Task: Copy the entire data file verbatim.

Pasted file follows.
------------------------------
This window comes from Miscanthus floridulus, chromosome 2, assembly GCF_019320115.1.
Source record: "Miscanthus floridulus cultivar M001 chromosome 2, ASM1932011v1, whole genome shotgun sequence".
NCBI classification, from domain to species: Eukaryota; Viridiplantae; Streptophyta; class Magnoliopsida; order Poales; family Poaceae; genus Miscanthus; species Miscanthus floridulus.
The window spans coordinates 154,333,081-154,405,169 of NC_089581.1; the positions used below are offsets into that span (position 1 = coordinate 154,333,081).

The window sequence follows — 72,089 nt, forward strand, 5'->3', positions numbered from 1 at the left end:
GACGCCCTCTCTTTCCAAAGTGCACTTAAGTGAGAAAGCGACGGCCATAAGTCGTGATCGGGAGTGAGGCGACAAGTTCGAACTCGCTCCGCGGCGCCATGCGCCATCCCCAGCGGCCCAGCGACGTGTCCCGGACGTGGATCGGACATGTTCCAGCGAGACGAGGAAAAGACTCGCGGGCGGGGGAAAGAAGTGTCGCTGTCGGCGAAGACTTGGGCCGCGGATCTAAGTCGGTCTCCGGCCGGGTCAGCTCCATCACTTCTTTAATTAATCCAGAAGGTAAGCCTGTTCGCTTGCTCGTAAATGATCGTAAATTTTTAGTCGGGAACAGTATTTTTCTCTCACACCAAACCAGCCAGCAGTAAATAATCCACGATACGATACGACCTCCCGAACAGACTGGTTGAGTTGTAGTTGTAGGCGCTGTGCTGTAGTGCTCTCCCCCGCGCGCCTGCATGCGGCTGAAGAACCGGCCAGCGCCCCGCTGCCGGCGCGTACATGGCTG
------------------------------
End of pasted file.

This window comes from Miscanthus floridulus, chromosome 2, assembly GCF_019320115.1.
Source record: "Miscanthus floridulus cultivar M001 chromosome 2, ASM1932011v1, whole genome shotgun sequence".
NCBI classification, from domain to species: Eukaryota; Viridiplantae; Streptophyta; class Magnoliopsida; order Poales; family Poaceae; genus Miscanthus; species Miscanthus floridulus.
The window spans coordinates 154,333,081-154,405,169 of NC_089581.1; the positions used below are offsets into that span (position 1 = coordinate 154,333,081).

The window sequence follows — 72,089 nt, forward strand, 5'->3', positions numbered from 1 at the left end:
GACGCCCTCTCTTTCCAAAGTGCACTTAAGTGAGAAAGCGACGGCCATAAGTCGTGATCGGGAGTGAGGCGACAAGTTCGAACTCGCTCCGCGGCGCCATGCGCCATCCCCAGCGGCCCAGCGACGTGTCCCGGACGTGGATCGGACATGTTCCAGCGAGACGAGGAAAAGACTCGCGGGCGGGGGAAAGAAGTGTCGCTGTCGGCGAAGACTTGGGCCGCGGATCTAAGTCGGTCTCCGGCCGGGTCAGCTCCATCACTTCTTTAATTAATCCAGAAGGTAAGCCTGTTCGCTTGCTCGTAAATGATCGTAAATTTTTAGTCGGGAACAGTATTTTTCTCTCACACCAAACCAGCCAGCAGTAAATAATCCACGATACGATACGACCTCCCGAACAGACTGGTTGAGTTGTAGTTGTAGGCGCTGTGCTGTAGTGCTCTCCCCCGCGCGCCTGCATGCGGCTGAAGAACCGGCCAGCGCCCCGCTGCCGGCGCGTACATGGCTG